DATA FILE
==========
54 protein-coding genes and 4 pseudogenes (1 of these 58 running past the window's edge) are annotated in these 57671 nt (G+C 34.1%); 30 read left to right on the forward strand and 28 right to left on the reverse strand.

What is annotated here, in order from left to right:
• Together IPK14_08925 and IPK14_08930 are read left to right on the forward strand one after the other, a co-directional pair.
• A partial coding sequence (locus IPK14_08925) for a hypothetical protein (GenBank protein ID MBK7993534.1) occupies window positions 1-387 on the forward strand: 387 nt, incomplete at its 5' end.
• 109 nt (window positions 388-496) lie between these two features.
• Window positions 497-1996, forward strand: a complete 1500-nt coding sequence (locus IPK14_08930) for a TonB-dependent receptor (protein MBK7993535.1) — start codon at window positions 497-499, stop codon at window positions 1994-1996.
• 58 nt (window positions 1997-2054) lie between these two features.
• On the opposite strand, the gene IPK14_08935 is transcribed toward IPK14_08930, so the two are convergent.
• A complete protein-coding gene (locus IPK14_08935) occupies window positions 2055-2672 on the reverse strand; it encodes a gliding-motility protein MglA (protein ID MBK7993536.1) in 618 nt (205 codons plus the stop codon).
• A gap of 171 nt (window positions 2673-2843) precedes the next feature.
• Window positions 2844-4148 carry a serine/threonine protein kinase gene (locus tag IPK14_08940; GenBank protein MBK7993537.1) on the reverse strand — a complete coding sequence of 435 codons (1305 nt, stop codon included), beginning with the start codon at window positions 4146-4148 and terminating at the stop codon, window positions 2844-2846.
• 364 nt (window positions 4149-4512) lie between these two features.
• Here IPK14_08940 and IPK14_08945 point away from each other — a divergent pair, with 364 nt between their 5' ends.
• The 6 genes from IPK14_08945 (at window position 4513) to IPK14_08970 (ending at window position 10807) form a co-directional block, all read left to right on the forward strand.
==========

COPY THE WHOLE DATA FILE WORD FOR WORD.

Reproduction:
54 protein-coding genes and 4 pseudogenes (1 of these 58 running past the window's edge) are annotated in these 57671 nt (G+C 34.1%); 30 read left to right on the forward strand and 28 right to left on the reverse strand.

What is annotated here, in order from left to right:
• Together IPK14_08925 and IPK14_08930 are read left to right on the forward strand one after the other, a co-directional pair.
• A partial coding sequence (locus IPK14_08925) for a hypothetical protein (GenBank protein ID MBK7993534.1) occupies window positions 1-387 on the forward strand: 387 nt, incomplete at its 5' end.
• 109 nt (window positions 388-496) lie between these two features.
• Window positions 497-1996, forward strand: a complete 1500-nt coding sequence (locus IPK14_08930) for a TonB-dependent receptor (protein MBK7993535.1) — start codon at window positions 497-499, stop codon at window positions 1994-1996.
• 58 nt (window positions 1997-2054) lie between these two features.
• On the opposite strand, the gene IPK14_08935 is transcribed toward IPK14_08930, so the two are convergent.
• A complete protein-coding gene (locus IPK14_08935) occupies window positions 2055-2672 on the reverse strand; it encodes a gliding-motility protein MglA (protein ID MBK7993536.1) in 618 nt (205 codons plus the stop codon).
• A gap of 171 nt (window positions 2673-2843) precedes the next feature.
• Window positions 2844-4148 carry a serine/threonine protein kinase gene (locus tag IPK14_08940; GenBank protein MBK7993537.1) on the reverse strand — a complete coding sequence of 435 codons (1305 nt, stop codon included), beginning with the start codon at window positions 4146-4148 and terminating at the stop codon, window positions 2844-2846.
• 364 nt (window positions 4149-4512) lie between these two features.
• Here IPK14_08940 and IPK14_08945 point away from each other — a divergent pair, with 364 nt between their 5' ends.
• The 6 genes from IPK14_08945 (at window position 4513) to IPK14_08970 (ending at window position 10807) form a co-directional block, all read left to right on the forward strand.